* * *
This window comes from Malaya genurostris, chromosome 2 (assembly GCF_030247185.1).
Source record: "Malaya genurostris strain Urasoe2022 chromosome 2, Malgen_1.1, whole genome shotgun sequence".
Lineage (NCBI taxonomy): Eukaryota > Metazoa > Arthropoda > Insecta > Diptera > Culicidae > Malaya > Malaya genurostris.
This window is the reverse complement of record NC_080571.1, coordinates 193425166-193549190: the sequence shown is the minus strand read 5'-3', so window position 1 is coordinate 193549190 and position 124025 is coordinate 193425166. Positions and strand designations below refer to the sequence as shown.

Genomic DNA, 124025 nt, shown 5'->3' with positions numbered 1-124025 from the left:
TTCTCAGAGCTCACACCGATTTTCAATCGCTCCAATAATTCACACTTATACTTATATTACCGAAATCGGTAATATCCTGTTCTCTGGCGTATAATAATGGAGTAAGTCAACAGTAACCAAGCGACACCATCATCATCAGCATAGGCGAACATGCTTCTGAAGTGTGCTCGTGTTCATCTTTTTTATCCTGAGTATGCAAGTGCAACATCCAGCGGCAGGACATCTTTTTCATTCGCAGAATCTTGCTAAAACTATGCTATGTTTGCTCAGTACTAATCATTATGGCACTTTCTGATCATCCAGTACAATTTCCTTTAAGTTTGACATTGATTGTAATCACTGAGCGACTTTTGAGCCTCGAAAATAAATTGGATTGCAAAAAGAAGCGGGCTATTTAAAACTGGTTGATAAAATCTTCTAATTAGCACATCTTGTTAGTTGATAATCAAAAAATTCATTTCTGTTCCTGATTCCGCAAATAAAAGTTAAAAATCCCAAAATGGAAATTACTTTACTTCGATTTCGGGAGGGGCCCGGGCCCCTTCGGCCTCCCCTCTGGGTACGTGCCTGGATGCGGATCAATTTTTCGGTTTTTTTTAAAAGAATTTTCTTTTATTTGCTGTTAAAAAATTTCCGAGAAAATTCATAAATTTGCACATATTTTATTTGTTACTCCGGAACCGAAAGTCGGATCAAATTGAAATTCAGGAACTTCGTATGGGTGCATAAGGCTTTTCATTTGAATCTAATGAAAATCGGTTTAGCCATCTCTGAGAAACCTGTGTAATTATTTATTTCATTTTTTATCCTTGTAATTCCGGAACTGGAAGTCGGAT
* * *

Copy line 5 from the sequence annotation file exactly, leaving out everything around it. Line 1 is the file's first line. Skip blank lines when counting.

Genomic DNA, 124025 nt, shown 5'->3' with positions numbered 1-124025 from the left: